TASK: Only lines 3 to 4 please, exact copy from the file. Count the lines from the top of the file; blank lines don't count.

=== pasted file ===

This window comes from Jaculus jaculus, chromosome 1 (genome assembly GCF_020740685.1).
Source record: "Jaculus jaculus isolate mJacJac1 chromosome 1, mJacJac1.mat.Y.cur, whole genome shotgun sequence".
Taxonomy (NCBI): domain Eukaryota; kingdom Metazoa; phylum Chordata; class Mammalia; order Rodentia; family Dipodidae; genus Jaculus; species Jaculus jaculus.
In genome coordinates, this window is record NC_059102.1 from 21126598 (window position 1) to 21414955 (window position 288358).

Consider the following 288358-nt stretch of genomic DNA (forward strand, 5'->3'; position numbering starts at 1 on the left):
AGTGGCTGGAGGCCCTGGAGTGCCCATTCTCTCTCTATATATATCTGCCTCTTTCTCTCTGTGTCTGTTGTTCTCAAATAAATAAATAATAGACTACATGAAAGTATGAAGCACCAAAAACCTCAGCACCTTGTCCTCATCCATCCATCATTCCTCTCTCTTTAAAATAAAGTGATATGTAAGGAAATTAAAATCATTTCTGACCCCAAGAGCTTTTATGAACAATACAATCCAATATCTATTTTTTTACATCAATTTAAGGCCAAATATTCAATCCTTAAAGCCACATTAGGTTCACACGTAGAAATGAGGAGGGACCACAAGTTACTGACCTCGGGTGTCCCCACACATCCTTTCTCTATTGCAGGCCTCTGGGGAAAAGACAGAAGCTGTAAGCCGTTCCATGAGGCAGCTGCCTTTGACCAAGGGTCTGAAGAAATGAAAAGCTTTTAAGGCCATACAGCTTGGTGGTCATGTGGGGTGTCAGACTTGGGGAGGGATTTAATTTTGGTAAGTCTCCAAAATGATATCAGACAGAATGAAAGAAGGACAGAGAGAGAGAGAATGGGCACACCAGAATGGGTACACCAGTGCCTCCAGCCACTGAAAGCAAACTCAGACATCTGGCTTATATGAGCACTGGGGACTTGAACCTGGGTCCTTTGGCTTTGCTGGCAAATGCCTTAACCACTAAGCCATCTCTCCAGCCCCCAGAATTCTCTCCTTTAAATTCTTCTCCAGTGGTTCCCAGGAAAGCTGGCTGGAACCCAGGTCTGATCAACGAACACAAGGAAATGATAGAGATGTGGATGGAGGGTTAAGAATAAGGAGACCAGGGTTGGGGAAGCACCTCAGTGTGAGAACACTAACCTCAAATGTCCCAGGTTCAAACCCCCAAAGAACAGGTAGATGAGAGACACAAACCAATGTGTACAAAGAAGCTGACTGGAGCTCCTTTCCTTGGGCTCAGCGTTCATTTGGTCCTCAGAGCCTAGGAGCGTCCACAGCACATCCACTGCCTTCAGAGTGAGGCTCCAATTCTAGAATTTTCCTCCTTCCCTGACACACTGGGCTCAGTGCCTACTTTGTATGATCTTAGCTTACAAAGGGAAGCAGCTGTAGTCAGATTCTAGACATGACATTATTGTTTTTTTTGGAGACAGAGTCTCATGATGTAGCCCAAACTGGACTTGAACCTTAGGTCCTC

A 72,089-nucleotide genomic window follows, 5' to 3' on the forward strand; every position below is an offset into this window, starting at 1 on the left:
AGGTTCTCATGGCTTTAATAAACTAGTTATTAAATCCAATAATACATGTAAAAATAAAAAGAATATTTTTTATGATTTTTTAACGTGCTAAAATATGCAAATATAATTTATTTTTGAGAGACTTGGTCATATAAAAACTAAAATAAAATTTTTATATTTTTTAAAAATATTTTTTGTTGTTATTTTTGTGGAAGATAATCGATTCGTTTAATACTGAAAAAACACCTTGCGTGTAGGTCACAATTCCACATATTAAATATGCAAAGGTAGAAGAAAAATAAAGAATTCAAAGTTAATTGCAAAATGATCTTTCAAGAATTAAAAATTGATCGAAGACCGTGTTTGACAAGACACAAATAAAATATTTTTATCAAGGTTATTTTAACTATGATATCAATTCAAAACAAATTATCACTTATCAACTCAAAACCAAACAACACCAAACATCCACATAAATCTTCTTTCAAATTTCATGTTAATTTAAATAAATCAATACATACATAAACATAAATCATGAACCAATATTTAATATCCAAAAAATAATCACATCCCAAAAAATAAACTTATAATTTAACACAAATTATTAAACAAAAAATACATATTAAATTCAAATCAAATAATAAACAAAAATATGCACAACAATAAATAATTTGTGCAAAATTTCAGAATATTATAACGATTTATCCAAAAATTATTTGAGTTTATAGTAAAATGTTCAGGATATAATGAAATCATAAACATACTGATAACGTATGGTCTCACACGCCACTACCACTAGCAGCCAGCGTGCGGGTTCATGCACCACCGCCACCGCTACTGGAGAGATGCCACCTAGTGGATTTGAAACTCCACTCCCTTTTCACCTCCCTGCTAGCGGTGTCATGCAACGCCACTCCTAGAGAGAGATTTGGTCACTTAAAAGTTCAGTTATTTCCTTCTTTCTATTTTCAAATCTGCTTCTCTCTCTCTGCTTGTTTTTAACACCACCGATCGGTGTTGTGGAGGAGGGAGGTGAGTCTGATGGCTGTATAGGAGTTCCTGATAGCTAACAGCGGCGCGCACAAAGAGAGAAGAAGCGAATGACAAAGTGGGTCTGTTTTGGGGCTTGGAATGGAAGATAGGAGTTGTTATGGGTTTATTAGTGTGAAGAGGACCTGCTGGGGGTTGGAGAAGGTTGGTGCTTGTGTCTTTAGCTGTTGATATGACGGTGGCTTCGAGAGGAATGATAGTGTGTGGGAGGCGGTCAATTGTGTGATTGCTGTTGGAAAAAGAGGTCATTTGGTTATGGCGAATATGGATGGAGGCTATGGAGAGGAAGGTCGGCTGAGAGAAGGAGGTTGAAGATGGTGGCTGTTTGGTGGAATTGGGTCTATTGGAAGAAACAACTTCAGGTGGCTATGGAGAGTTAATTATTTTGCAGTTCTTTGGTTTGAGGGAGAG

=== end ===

Taxonomy (NCBI): domain Eukaryota; kingdom Metazoa; phylum Chordata; class Mammalia; order Rodentia; family Dipodidae; genus Jaculus; species Jaculus jaculus.
In genome coordinates, this window is record NC_059102.1 from 21126598 (window position 1) to 21414955 (window position 288358).